We are not human beings having a spiritual experience.
We are spiritual beings having a human experience– Teilhard de Chardin
There was a time when being worldly ruined one’s reputation. The implication covered various levels of the social structure—persons of ill repute, social butterflies, bohemians, fun lovers, even whores. They were all sinners for the world was evil and to denounce it was to be a good Christian.
“Pleasure” was a bad word, so Christians were admonished to make sacrifices, to practice self-denial, so as to strengthen their resolve against the world’s corrupt and evil elements. Suffering translated into an imitation of Christ’s agony and the saints’ immolation that led to their sanctification. Life on earth was a prelude to a life after death where pure joy awaited the faithful in heaven, our real home.
In my youth, I took these teachings very seriously because I believed they were a mandate from God through the authority of the Church. I was determined not to die in a state where I could end up in an infernal hole along with the dregs of humanity. Thus fearful, I became a model Roman Catholic, attentive to the rules and regulations imposed by my religion, and obeyed most of God’s 10 commandments as well as the Church’s five commandments.
Because I believed that availing oneself of all the sacraments of the Church earned for one an abundance of grace, I wanted to incorporate all seven into my spiritual life. But I wasn’t ready then for matrimony, wasn’t eligible for holy orders, and had to be dying for extreme unction. So I added to my sufferings and self-denials.
Lent was the best time to suffer—a gesture of sympathy and compassion for the crucified Christ. I abstained from fun activities like reading, socializing and listening to the radio, unless it was tuned in to the Seven Last Words. The priests who delivered the message of Christ’s passion and death had the skill of drama for a performance that would bring the faithful to tears of compassion and repentance. I was among the weepers.
“Fasting and abstinence on the days appointed” was a golden rule, penance and communion were etched on my calendar, and even matrimony, had my parents allowed it, at the age of 12. I would walk on my knees from the main entrance of a huge church down the middle aisle to the altar, relishing the discomfort for suffering reduced the possibility of hell.
I went through many inanities in the practice of my religion for I totally believed in the Church, fully trusting that whatever it declared as truth was a mandate from the Holy Spirit. It was unthinkable that ecclesiastical pronouncements could be fabricated by God’s representatives.
We were born with a huge debt to pay, an original sin inherited from Eve who, to our misfortune, chose to eat the apple. This is the fall/redemption doctrine where a redeemer became a prerequisite for souls to be accepted in heaven.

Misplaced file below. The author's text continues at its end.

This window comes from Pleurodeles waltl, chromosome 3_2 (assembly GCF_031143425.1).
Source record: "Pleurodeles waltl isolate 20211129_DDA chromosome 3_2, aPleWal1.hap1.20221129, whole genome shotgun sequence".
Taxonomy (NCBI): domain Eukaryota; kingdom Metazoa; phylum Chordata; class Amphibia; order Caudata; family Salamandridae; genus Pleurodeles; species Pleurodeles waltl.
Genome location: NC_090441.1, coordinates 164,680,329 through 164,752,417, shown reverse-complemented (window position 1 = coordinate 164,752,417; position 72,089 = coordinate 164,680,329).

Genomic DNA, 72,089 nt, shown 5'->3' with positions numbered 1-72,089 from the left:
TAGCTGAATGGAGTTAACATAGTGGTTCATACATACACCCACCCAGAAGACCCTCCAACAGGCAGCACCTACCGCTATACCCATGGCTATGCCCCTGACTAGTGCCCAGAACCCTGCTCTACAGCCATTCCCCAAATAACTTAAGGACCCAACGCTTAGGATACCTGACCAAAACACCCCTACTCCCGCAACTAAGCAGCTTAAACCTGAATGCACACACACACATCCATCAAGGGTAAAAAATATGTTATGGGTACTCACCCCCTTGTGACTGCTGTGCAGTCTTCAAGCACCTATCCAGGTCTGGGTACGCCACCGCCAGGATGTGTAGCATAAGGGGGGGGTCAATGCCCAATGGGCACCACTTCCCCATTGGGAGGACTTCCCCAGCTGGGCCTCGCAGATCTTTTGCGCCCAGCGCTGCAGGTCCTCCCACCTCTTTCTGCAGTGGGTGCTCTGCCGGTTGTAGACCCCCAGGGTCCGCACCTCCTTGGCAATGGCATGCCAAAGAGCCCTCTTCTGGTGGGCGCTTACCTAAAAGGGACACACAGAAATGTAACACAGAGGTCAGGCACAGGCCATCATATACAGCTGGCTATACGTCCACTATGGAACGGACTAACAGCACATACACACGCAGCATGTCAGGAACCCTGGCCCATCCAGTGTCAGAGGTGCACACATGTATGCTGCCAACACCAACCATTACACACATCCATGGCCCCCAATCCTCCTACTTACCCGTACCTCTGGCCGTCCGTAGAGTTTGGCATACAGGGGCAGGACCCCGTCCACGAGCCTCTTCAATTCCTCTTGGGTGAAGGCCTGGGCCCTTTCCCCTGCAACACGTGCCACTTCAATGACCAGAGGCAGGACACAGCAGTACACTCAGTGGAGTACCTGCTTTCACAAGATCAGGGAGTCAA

Today when many humans have evolved beyond the mundane and inane, there is a glaring need for a new kind of spirituality. And a number of visionaries with distinctive credentials have visualized new forms of spiritualism like the “Cosmic Christ,” “original blessings,” and “creation spirituality,” from which we can draw precepts to suit our own needs.
Chardin spoke of an integration of nature and science for Christ is “as big as the universe and we are all living cells in this huge organism—the Cosmic Christ. Our species occupies a special place in the spiritual Universe and is evolving towards an omega point—the goal of humankind.”
Mathew Fox, a theologian and a member of the Dominican order for 34 years, graduated summa cum laude from the Institut Catholique de Pari with a PhD in spirituality. He is considered heir to Chardin because of a similarity in their doctrines. But his “creation spirituality” is focused on deep ecumenism—an acceptance of other spiritual traditions like Buddhism, Sufism, Judaism and Native American spirituality.
Cardinal Joseph Ratzinger, who became Pope Benedict XVI, expelled Fox from the Dominican order for his unorthodox Catholic theology—for example, his original blessings (life is a blessing, begins with goodness, compassion and creativity in the heart of the universe) vis à vis the Church’s fall/redemption teaching. Fox is now a member of the Episcopal Church.
What does this new spirituality tell us? How do we integrate it into our spiritual life, inured as we are in the practice of rituals and conventional prayers that we recite automatically?
I have translated my religion into a way of life in lieu of a ceremonial form of worship. Accepting people the way they are, without bias as to religion, race, sexual inclination, imperfections, etc. is the real meaning of Christianity.
Love, compassion and generosity should take precedence in our relationship with our neighbors. Substituting rituals, prayers and novenas for moral obligations has been a way of life for Christians for centuries. My neighbor, who gathers her family every night to pray the rosary, will terrorize the neighborhood with her crabbiness the morning after, while her children engage in crime.
Our prayers can be an intimate relationship with God, our own composition that gives meaning to our lives. For me, silence is a prayer, as are dancing and singing or gazing up at the stars and wondering at the immensity of the universe, realizing that we are all one with God in a cosmic experience that never fails to blow the mind.
Carmelita Roxas Natividad describes herself as a retired mother and active grandmother who likes to write, garden, and bake, in that order.